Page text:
In January of 2019, a Boy Scout with Brownville’s Troop 55 enhanced the museum as part of completing an Eagle Scout project. Alexander Klindt, along with some members of his troop, his brother, Evan, and parents Sandra and Roger Klindt, cleaned, sorted pictures, stripped and repainted display cases, installed LED lights inside the cases and hung a great display of pictures of the Dexter High School classes and of early life in Dexter. Alexander then hosted a reception, with more than 100 guests attending to view the final project.
“All agreed that it was a wonderful transformation of the museum,” said Carolyn Marlowe, president of the Dexter Area Historical Society.
Alexander, a junior at General Brown Central, received his Eagle Scout at an Honors Court in September.
The displays now set up at the museum are the History of Dexter High School, History of Dexter Fire Department, World War II Veterans, Boy Scout Memorabilia from Dexter and the History of Dexter Police Department.
“The original sanctuary of the church is still together up on the pulpit area; the seat where the minister would sit in,” Mr. Stano said.
In 2018, Linda Sacco and Mrs. Marlowe started cataloging articles and artifacts at the museum. Ms. Sacco is also doing a genealogy project of the Dexter and surrounding areas.
Mrs. Marlowe said that because of the pandemic, she doesn’t plan to have the museum open to visitors any time soon.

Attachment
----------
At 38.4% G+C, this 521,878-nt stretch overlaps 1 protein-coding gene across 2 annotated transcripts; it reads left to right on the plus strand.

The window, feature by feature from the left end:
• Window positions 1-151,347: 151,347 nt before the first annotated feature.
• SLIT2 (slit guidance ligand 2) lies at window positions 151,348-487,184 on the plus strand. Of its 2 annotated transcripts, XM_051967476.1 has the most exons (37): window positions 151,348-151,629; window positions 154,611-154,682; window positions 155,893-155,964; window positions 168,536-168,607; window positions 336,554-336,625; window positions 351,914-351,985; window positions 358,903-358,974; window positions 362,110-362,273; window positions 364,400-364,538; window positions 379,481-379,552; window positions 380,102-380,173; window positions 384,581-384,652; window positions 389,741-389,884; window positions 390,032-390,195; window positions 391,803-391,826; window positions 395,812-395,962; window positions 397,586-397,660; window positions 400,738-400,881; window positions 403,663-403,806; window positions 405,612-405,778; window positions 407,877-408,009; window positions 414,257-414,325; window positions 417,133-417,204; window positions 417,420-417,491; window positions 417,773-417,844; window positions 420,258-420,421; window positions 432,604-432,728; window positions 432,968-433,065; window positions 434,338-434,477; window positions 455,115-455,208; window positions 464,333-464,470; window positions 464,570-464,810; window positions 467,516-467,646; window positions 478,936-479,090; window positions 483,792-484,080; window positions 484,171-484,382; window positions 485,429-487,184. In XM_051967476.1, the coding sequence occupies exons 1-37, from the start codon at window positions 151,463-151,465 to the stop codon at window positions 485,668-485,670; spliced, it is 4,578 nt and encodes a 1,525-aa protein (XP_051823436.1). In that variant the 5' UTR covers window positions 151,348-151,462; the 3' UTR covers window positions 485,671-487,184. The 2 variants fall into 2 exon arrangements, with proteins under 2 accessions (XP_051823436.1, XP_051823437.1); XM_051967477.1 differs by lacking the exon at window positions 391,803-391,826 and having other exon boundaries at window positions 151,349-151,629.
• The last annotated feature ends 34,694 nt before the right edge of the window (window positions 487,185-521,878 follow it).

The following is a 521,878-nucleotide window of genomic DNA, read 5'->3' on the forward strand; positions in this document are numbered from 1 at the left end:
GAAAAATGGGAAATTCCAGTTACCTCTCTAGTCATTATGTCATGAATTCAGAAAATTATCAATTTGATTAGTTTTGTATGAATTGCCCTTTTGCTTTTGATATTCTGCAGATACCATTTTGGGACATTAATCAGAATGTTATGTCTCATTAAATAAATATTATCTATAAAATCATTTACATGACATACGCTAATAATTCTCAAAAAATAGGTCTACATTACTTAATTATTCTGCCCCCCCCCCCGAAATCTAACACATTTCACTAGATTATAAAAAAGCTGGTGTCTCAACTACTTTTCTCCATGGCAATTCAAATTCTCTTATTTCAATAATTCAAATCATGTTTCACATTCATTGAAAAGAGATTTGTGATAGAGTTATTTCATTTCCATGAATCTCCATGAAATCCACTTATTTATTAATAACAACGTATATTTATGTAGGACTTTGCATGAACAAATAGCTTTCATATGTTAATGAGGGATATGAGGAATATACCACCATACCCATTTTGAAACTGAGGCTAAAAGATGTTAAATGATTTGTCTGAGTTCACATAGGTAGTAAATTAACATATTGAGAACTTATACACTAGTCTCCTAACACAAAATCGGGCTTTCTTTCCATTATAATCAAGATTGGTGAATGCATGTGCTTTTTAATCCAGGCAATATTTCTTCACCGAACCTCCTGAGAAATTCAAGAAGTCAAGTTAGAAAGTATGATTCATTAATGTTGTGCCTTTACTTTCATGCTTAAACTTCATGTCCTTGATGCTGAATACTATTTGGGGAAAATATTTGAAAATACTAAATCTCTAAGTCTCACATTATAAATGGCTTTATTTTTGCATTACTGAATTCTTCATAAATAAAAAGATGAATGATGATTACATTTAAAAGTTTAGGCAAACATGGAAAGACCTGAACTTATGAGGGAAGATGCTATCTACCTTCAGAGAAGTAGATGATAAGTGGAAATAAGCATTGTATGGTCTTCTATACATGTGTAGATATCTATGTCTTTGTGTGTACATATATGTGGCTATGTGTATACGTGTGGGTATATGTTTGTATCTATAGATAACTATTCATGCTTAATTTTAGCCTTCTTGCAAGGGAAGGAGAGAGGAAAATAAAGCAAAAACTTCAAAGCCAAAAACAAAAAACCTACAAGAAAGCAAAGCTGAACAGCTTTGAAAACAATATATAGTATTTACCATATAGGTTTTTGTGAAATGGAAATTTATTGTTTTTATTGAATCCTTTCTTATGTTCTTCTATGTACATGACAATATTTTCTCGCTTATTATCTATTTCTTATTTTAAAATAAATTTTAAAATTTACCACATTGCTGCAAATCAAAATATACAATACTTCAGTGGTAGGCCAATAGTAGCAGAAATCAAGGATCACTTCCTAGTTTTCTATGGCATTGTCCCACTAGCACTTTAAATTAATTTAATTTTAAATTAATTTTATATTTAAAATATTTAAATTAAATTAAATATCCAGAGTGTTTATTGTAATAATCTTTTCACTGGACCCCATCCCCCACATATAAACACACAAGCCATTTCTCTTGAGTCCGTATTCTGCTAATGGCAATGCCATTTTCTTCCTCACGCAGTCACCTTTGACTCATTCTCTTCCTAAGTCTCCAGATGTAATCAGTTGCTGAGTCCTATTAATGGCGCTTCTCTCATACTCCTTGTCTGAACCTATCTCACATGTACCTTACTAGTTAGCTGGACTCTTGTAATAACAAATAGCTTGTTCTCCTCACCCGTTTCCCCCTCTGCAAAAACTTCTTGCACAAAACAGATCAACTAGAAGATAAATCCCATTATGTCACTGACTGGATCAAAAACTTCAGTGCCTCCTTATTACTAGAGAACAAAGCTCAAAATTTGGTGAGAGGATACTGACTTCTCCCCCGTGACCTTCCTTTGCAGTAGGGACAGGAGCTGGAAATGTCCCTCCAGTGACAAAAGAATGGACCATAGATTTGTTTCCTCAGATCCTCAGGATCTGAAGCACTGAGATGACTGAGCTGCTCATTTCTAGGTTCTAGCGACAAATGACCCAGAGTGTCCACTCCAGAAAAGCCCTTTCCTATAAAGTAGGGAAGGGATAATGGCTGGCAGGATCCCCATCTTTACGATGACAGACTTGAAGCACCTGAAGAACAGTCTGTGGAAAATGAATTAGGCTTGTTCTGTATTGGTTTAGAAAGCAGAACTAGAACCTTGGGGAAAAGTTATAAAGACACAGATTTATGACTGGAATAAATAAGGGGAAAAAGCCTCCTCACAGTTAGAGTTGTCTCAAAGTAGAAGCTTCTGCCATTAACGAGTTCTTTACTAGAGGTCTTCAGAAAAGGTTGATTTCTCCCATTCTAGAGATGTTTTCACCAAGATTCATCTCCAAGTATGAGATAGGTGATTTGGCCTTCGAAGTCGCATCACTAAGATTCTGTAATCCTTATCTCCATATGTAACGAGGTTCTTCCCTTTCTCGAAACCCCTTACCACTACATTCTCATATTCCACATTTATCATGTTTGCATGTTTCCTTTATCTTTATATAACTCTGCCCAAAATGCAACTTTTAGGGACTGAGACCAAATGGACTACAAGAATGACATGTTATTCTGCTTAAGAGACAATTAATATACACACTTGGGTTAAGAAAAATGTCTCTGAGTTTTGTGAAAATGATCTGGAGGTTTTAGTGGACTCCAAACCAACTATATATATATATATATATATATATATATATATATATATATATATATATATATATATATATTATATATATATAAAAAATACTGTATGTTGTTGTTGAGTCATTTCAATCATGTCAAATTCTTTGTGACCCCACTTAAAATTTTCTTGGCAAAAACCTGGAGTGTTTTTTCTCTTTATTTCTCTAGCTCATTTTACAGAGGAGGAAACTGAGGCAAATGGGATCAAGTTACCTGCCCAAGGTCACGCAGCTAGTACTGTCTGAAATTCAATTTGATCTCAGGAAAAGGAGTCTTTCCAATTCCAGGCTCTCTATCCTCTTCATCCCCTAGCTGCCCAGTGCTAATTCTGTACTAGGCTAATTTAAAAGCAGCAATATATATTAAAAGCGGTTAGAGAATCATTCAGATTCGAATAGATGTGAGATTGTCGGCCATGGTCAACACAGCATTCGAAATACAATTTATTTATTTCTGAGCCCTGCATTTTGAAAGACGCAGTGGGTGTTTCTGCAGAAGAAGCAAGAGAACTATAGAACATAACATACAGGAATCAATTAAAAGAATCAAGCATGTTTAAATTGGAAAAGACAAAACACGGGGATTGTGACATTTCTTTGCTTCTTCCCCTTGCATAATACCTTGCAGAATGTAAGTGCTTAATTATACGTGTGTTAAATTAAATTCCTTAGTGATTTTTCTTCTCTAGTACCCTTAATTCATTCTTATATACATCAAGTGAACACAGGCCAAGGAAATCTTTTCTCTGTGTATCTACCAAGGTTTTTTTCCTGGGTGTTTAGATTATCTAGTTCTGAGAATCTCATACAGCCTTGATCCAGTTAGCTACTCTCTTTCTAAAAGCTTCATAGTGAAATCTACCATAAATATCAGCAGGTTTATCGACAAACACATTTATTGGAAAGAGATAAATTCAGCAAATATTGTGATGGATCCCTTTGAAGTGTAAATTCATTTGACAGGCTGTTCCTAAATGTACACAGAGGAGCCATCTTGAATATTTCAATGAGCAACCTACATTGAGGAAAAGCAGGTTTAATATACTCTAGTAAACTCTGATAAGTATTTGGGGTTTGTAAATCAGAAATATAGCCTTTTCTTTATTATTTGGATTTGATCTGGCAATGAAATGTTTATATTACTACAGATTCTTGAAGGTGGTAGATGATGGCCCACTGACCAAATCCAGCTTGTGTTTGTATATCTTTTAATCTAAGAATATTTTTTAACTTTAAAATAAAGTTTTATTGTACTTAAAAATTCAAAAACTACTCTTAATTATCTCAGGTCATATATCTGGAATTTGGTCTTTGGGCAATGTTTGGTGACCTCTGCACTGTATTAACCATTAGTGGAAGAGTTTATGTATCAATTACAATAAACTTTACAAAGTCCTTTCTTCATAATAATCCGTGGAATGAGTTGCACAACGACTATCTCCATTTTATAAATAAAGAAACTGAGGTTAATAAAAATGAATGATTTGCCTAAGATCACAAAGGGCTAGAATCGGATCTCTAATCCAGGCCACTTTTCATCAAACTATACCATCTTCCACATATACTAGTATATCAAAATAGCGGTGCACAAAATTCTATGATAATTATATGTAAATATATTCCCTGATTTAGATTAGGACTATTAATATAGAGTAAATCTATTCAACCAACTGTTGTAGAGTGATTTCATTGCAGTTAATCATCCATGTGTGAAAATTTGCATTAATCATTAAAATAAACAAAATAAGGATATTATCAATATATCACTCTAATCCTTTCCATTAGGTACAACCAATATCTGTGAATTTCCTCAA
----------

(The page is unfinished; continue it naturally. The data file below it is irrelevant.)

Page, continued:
‘That might have to wait until next summer,” she said.
Recently, crews took the bell out of the steeple of the former church. A few weeks ago village workers completed a framework for the bell for it to be displayed on museum grounds.
A ‘lasting’ addition
It is the sort of community involvement shown at the museum that encourages those working to create The Last Station, a building that would be on museum grounds and house two historic apparatus from the Dexter Fire Department along with local firefighting relics of the past.
Sherman Tucker, former fire chief for the Dexter Volunteer Fire Department, said the other fire department-related items range from a history in photographs, old marching uniforms, firefighting gear, and axes to a look back on the department’s firematics drill team.
The building would also have room for material being stored by the historical society that it doesn’t have room for in its current building.
“We’re working together on this,” said Gerald A. Kostyk, chairman of The Last Station committee and a member of the Dexter Volunteer Fire Dept. Inc. “They need room. The historical society is keeping a lot of their records in the basement of the village office.”
The proposal for the new building includes an attic space with 750 square feet of storage space. The building would be climate controlled and be handicapped accessible with a wheelchair lift to the finished floor level of the historical society building.
“This will eliminate the current wooden ramp, which will require future maintenance,” Mr. Kostyk said.
Building plans also include a transparent curtain wall so the Brockway 1929 engine and the 1865 hand pumper can be easily viewed.
An annex will likely connect the two buildings.
“Being side by side, you can make one step and see quite a bit of history,” said Mr. Tucker.
“I think it’s going to be a great asset to the village,” Mr. Stano said.
Times archive librarian Kelly Burdick contributed to this report.